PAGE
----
Divine Secrets of the Ya-Ya Sisterhood Review
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Iíll admit that I was skeptical about this book. In fact, I bought it, thinking that it was only fair to give it a chance -- to see what all the hype was about -- and then I set it on the bookshelf and left it there for several months, not quite willing to dive in.

You see, Iím not one for girly books. Iíve never read a single book with Fabio on the cover -- or anything by Danielle Steele (and, Iíll admit it... I mock those who do). I never even read The Bridges of Madison County. I love action. I love nightmares. Give me Stephen King or Edgar Allen Poe. But donít make me read sappy, schmaltzy, girly books.

But Iím eating my words now. I was wrong about the Ya-Yas. I loved this book. I couldnít put it down. And I donít care who knows it -- Iím not ashamed!

  
 
Divine Secrets is about a successful theater director, Siddalee Walker, who, at 40 years old, is forced to stop and take a look at her past -- and the past of those who shaped her life. When a New York Times reporter digs up some painful memories (and prints them for all to read), Sidda is forced to take the time to get away and figure out why she is who she is. So she postpones her upcoming wedding and runs off to be alone until she can sort things out.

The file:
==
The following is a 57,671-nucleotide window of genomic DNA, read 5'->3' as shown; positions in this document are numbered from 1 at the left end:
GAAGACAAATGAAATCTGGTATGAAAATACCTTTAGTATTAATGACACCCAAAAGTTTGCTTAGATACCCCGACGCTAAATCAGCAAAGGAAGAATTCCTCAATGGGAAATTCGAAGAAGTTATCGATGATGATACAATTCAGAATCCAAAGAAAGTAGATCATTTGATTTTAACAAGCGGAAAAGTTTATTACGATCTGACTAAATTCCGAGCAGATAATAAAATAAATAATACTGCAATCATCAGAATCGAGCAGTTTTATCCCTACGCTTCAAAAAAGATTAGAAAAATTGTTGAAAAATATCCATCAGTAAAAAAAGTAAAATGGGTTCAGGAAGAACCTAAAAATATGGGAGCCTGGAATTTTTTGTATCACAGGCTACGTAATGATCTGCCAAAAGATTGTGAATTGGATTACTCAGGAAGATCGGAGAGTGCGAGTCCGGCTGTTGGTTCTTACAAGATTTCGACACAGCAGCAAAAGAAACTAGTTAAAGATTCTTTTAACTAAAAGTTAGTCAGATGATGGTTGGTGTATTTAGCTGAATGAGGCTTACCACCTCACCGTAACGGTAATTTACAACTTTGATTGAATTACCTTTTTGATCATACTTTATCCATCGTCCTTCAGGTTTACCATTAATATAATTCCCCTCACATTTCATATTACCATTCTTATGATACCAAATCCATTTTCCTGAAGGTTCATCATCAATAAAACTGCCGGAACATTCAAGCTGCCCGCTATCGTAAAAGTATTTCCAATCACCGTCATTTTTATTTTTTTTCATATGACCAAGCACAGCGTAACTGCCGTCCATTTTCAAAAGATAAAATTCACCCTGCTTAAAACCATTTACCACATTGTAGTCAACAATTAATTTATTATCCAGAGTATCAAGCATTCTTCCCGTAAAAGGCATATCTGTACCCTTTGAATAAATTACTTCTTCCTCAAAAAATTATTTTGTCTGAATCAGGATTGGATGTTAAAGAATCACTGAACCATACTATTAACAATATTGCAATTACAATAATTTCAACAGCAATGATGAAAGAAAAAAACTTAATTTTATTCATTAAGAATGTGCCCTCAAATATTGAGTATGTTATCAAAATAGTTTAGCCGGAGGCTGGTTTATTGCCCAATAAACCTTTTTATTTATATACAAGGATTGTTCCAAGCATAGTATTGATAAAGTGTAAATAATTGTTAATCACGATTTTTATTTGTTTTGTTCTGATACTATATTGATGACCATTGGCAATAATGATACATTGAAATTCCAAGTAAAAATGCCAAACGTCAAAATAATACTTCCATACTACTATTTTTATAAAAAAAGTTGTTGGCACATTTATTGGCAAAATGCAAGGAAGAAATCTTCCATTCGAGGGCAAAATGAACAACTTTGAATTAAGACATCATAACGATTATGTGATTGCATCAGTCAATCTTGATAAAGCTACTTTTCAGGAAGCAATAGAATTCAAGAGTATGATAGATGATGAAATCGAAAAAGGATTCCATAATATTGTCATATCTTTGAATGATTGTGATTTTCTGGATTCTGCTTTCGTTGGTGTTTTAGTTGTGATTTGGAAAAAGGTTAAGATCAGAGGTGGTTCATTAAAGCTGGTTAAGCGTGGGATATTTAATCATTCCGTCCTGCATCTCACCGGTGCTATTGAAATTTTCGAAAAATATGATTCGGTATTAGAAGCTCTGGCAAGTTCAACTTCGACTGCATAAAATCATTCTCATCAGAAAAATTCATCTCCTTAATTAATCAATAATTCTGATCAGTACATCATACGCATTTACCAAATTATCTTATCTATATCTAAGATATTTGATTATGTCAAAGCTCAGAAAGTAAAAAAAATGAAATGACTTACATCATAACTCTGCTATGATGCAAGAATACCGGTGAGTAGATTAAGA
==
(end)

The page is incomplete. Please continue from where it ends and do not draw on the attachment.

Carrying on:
In an attempt to calm her mother, Vivi, whoís outraged by the Times article, Sidda asks for Viviís help. Siddaís next play is about women and friendship, so she asks Vivi for stories about her youth and her group of inseparable friends, who call themselves the Ya-Yas. As Sidda reads through her motherís scrapbook (which sheís called The Divine Secrets of the Ya-Ya Sisterhood), she gets much more than she bargained for. Within the scrapbookís pages, she sees her mother as a rebellious little girl, a lovesick teenager, and a terrified mother. She discovers the key to her wild and crazy Southern upbringing -- and even digs up the secrets that Vivi never told her children.

Divine Secrets is a captivating story, full of life-sized characters with absolutely intriguing (though still believable) lives. Their story brought out unexpected laughter -- and even a few tears. It was a touching, fun, and perfect-written story. And even though itís a girly book, itís not excessively schmaltzy. Itís just real.

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